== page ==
Throughout the debate Giuliani was honest, factual and had no desire to deceive. When given a chance to attack Romney and get him back for fighting dirty, Rudy was fair. Anderson Cooper asked, “…on the issue of fighting crime, is he [Romney] a crime fighter?” Rudy had a perfect chance to take the low road like Romney had all night and twist the facts. Instead Rudy showed his character and said, “The Governor has a mixed record in fighting crime. For example, murder went up by 7.5%, burglary went up, one other category of violent crime went up; some categories of violent crime went down. So it would be fair to say it’s a mixed record.”
You cannot fake honest reactions like this. It does much to show who Giuliani really is.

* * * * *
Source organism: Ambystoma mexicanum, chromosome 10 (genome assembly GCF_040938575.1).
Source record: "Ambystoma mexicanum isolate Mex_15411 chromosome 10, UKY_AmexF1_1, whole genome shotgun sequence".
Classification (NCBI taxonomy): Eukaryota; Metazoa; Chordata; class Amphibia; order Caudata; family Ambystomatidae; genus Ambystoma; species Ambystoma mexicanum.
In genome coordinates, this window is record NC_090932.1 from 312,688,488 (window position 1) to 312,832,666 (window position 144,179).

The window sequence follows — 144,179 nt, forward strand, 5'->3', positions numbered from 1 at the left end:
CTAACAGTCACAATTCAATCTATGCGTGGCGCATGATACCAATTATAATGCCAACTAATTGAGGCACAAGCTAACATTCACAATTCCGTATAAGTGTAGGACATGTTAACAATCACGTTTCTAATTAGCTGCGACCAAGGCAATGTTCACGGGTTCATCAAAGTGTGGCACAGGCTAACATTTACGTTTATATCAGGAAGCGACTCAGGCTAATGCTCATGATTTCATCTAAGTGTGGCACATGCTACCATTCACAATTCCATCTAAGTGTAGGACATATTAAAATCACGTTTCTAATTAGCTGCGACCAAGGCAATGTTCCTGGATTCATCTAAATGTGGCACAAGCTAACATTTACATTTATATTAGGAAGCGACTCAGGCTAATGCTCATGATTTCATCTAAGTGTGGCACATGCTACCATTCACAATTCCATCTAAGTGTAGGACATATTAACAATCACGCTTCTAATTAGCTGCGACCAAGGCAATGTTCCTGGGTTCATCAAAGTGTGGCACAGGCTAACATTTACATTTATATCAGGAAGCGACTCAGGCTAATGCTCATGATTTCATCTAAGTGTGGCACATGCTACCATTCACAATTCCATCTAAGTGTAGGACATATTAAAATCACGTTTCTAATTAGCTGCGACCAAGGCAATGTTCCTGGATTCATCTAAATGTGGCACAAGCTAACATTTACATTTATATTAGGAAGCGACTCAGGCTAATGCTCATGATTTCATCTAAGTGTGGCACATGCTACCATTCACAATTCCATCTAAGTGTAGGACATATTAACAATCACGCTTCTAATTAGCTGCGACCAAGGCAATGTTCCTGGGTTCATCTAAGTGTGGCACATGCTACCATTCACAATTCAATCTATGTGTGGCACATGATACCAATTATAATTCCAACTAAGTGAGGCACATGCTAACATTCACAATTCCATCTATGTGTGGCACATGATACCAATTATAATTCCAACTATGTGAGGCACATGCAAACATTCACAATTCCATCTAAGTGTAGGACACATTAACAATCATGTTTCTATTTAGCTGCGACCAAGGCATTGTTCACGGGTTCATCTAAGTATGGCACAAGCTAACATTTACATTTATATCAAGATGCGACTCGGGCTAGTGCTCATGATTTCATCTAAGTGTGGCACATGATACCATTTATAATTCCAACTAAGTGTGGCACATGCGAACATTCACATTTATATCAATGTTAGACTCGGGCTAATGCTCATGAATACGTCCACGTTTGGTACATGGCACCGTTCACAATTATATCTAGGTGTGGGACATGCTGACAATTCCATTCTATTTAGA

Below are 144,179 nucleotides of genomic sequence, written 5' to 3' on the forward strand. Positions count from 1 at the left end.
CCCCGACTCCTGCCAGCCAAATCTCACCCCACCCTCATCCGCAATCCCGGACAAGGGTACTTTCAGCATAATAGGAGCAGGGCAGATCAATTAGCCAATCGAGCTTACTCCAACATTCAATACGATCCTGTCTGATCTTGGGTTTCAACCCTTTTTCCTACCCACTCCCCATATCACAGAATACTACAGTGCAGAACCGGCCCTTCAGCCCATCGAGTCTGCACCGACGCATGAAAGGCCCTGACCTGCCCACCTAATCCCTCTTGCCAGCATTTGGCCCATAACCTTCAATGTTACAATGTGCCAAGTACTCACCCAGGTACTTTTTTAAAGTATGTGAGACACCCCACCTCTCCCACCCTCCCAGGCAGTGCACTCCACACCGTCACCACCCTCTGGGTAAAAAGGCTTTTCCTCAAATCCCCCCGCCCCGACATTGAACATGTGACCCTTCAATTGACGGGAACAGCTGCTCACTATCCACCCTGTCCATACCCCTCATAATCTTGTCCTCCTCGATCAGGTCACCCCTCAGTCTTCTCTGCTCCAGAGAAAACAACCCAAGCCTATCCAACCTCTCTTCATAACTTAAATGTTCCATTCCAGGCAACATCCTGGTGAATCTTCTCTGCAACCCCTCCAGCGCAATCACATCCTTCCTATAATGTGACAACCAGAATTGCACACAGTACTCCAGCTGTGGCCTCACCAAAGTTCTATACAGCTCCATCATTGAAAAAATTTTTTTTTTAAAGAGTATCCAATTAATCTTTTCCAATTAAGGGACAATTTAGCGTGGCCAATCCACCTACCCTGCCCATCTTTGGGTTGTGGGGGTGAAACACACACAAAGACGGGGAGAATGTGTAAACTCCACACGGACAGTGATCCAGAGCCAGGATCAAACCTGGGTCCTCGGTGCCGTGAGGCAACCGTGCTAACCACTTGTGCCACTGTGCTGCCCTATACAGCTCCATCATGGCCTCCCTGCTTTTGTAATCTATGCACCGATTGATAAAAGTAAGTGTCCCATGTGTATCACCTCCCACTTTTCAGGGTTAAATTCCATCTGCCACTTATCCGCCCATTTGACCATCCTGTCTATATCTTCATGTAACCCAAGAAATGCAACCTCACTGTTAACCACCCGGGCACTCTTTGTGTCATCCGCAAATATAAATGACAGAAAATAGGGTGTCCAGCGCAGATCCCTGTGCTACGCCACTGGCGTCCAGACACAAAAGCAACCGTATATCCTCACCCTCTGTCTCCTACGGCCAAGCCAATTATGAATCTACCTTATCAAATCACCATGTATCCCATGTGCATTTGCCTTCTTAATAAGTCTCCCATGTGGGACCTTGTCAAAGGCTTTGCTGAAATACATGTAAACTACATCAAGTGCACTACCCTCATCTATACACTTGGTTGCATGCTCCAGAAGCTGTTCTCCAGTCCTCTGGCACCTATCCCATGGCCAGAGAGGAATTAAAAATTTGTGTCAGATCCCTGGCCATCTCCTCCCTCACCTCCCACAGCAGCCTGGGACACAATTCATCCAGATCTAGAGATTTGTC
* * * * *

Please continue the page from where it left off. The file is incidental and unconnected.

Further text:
2nd — Mike Huckabee: Huckabee was honest, well spoken and mastered every question posed. He distanced himself from Thompson and Romney very well. The only reason he edged Giuliani out was that there was really only two attacks on him: one from Thompson and another from you-know-who.
His answer on what would Jesus would do about the death penalty (another “fair” question from the Clinton News Network) was absolutely brilliant. Huckabee also satisfactorily answered the seemingly deranged “do you believe the Bible” questioner as well.
1st — John McCain: If I came to the debate fresh with no knowledge of any candidate, McCain would have my undying support. He answered every question very well and challenged Romney and Ron Paul in the fashion of a statesman. You could tell his passion was real and wasn’t drummed up by a campaign consultant. Overall, the Senator did a fantastic job and came out of the debacle as the winner hands down.
As far as Paul, Hunter, and Tancredo goes, Paul made an embarrassment of himself on Iraq (surprise, surprise), his video proudly showed a sign hung in an illegal place, and the other two candidates were lackluster at best. Why are they running?
- Add your comments (0 so far)